Useful Information on Green Investments and Carbon Credits

Carbon Trading and 'Green' Investments

During the past few years, the GFSC has received a number of enquiries or otherwise become aware of companies being incorporated in Gibraltar which are either trading in "carbon credits" or investing into forestry or other 'green' schemes.

Whilst these companies would usually seek investment from persons outside Gibraltar, local residents may also be targeted by firms operating outside Gibraltar.

The GFSC does not regulate the sale or trading of carbon credits. It does however regulate Collective Investment Schemes (CIS) under the Financial Services (Collective Investment Schemes) Act 2011 and certain types of exchange contracts (often called 'futures'), and a firm must be authorised by the GFSC to promote or operate these in or from within Gibraltar.

The GFSC can only take action over a carbon credit trading scheme when it is being promoted or operated as a CIS or futures contract, without authorisation in or from within Gibraltar.

A carbon credit is a certificate or permit which represents the right to emit one tonne of carbon dioxide (CO2) and these can be traded for money.

Potential investors may be offered carbon credit certificates, or an opportunity to invest directly in a 'green' scheme or project that generates carbon credits as a return on their investment.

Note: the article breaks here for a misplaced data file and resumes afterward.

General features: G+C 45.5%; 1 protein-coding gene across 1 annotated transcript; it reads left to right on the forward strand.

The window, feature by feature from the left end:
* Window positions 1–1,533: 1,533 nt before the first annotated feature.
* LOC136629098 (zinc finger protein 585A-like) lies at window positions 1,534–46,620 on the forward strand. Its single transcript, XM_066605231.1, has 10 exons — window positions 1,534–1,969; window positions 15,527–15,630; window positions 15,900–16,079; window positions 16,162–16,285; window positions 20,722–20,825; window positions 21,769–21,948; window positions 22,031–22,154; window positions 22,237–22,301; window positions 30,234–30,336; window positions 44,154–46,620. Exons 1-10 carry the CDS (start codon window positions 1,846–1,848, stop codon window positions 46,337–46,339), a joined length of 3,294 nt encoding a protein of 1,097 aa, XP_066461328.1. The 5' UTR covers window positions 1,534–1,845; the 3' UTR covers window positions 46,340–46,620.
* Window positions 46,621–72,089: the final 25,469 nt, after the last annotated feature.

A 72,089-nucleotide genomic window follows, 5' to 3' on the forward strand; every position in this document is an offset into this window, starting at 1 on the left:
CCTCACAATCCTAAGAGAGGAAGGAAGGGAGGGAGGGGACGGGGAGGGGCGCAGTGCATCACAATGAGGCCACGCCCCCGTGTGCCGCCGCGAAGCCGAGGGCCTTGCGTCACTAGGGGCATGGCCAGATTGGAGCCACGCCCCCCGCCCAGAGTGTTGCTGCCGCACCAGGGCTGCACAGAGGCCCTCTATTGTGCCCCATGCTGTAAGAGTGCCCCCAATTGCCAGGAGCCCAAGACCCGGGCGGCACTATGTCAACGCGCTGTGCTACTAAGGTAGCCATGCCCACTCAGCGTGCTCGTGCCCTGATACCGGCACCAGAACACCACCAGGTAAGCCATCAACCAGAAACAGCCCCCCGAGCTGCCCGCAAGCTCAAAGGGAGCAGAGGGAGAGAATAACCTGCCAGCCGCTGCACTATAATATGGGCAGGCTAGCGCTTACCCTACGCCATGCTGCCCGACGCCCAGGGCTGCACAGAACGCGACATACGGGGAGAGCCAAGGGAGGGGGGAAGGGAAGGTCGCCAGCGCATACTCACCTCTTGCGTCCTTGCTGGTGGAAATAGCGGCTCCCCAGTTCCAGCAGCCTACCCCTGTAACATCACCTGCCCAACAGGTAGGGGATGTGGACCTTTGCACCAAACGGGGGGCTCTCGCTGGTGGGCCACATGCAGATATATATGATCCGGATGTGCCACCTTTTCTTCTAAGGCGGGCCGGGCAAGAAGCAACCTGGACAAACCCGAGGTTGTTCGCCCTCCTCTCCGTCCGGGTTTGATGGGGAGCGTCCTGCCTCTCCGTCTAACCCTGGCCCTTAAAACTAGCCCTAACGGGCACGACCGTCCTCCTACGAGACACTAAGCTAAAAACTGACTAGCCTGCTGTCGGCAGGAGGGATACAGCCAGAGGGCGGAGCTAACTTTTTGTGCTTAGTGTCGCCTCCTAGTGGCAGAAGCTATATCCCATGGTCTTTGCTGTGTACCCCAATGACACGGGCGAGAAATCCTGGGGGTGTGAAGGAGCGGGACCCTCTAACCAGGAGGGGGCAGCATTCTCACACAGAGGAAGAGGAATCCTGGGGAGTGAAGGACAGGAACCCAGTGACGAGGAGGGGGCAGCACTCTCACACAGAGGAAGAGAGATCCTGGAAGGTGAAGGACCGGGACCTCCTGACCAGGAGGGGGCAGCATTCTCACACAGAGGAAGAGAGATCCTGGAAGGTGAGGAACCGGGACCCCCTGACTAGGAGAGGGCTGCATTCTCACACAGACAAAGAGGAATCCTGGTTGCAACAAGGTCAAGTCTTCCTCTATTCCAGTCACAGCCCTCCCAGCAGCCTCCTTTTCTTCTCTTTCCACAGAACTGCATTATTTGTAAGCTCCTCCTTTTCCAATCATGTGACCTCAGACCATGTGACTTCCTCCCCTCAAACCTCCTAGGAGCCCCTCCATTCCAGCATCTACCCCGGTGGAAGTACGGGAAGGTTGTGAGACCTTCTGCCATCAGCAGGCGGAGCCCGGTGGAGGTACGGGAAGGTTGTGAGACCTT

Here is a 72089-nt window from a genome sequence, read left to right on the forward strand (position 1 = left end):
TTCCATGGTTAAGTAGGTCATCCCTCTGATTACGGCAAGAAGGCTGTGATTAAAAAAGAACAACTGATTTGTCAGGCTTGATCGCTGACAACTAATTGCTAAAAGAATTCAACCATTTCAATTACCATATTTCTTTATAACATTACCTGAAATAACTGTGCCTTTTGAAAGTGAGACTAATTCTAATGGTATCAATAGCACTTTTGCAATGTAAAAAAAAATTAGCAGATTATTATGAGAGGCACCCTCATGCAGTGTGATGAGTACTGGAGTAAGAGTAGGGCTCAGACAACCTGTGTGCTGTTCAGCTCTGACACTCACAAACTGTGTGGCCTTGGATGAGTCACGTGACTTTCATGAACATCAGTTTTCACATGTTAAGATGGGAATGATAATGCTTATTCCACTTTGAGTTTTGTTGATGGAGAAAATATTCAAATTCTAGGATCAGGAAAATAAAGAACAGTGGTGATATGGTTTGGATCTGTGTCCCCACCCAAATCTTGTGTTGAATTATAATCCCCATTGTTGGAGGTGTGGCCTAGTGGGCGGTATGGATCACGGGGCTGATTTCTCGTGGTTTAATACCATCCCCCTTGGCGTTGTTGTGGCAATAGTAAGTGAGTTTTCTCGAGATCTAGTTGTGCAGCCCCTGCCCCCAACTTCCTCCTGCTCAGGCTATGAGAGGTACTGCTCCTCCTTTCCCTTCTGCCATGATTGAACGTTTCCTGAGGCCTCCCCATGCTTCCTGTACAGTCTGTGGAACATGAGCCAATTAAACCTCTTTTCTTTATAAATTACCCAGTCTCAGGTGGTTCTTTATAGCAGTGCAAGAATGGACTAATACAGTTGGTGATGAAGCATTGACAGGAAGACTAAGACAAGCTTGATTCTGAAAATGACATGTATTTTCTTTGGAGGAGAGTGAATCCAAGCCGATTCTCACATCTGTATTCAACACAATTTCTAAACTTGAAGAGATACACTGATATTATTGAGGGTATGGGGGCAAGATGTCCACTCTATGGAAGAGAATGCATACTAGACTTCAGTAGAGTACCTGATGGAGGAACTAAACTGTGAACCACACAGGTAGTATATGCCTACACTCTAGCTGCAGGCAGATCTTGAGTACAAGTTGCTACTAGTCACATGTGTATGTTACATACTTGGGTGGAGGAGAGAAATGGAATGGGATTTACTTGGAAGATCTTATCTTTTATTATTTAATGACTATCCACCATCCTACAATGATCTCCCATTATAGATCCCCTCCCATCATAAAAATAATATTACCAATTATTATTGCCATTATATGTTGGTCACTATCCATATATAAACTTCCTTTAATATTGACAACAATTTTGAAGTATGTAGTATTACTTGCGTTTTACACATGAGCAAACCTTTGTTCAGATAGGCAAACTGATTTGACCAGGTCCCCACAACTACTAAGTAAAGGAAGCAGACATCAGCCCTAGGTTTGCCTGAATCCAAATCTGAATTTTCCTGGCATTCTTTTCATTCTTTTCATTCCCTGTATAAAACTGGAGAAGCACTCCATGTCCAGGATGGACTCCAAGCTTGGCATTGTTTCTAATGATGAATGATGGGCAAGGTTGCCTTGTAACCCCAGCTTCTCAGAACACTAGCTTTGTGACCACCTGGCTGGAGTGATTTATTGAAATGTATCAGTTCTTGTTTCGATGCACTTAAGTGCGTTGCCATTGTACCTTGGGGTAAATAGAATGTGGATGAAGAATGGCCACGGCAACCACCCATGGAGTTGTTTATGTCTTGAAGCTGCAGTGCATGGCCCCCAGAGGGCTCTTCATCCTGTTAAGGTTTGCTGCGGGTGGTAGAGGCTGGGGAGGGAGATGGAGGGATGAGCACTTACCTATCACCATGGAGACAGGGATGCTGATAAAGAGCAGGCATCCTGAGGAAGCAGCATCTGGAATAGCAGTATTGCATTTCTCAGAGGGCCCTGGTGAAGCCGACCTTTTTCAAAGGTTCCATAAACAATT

The contact is usually unsolicited, with most operators 'cold-calling' investors, but potential investors could also be contacted via other methods.

Whilst not all carbon credit trading schemes are fraudulent, it is often not made clear to investors that trading on these markets carries a lot of risks.

Investors may lose money on their investments by not being able to sell, or at least get a competitive rate, when trading a small volume of carbon credits.

Sales persons 'cold-calling' investors may use a lot of impressive references to government involvement in their scheme, or to the Kyoto Protocol, Rio Summit, etc.

Please make a careful consideration of what is being offered to you, rather than be swayed by such jargon.

Other 'Green' Investments

Companies may also employ similar methods when seeking new investors for investing in forestry or other plantations, typically in South America or Asia. The GFSC recommends that potential investors exercise similar caution if approached by a company soliciting investments into such a scheme.

Gibraltar Investor Compensation Scheme (GICS)

Please note that non-regulated entities or schemes will not be covered by GICS, so investors will not be protected by the scheme should things go wrong.